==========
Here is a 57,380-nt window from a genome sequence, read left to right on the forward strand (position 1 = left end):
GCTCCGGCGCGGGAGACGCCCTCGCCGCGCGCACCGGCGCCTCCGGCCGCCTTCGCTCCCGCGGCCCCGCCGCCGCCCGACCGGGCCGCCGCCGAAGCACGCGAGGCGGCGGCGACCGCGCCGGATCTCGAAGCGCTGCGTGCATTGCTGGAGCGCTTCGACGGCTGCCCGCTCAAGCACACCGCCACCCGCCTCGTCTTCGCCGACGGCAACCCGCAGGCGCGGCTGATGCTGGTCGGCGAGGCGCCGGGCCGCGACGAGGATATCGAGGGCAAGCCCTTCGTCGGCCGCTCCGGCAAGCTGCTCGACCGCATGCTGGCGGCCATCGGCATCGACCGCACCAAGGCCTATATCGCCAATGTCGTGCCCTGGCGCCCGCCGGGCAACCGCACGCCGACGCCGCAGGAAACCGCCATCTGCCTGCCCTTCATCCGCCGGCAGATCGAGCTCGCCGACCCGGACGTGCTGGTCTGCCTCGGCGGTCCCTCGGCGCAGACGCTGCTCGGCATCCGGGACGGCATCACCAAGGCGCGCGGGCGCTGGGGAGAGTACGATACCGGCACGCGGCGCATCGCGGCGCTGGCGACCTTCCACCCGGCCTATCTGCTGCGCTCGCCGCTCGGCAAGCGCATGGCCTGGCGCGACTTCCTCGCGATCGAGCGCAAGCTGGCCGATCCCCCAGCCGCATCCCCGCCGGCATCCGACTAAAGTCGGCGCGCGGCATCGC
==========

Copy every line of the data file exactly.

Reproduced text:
Here is a 57,380-nt window from a genome sequence, read left to right on the forward strand (position 1 = left end):
GCTCCGGCGCGGGAGACGCCCTCGCCGCGCGCACCGGCGCCTCCGGCCGCCTTCGCTCCCGCGGCCCCGCCGCCGCCCGACCGGGCCGCCGCCGAAGCACGCGAGGCGGCGGCGACCGCGCCGGATCTCGAAGCGCTGCGTGCATTGCTGGAGCGCTTCGACGGCTGCCCGCTCAAGCACACCGCCACCCGCCTCGTCTTCGCCGACGGCAACCCGCAGGCGCGGCTGATGCTGGTCGGCGAGGCGCCGGGCCGCGACGAGGATATCGAGGGCAAGCCCTTCGTCGGCCGCTCCGGCAAGCTGCTCGACCGCATGCTGGCGGCCATCGGCATCGACCGCACCAAGGCCTATATCGCCAATGTCGTGCCCTGGCGCCCGCCGGGCAACCGCACGCCGACGCCGCAGGAAACCGCCATCTGCCTGCCCTTCATCCGCCGGCAGATCGAGCTCGCCGACCCGGACGTGCTGGTCTGCCTCGGCGGTCCCTCGGCGCAGACGCTGCTCGGCATCCGGGACGGCATCACCAAGGCGCGCGGGCGCTGGGGAGAGTACGATACCGGCACGCGGCGCATCGCGGCGCTGGCGACCTTCCACCCGGCCTATCTGCTGCGCTCGCCGCTCGGCAAGCGCATGGCCTGGCGCGACTTCCTCGCGATCGAGCGCAAGCTGGCCGATCCCCCAGCCGCATCCCCGCCGGCATCCGACTAAAGTCGGCGCGCGGCATCGC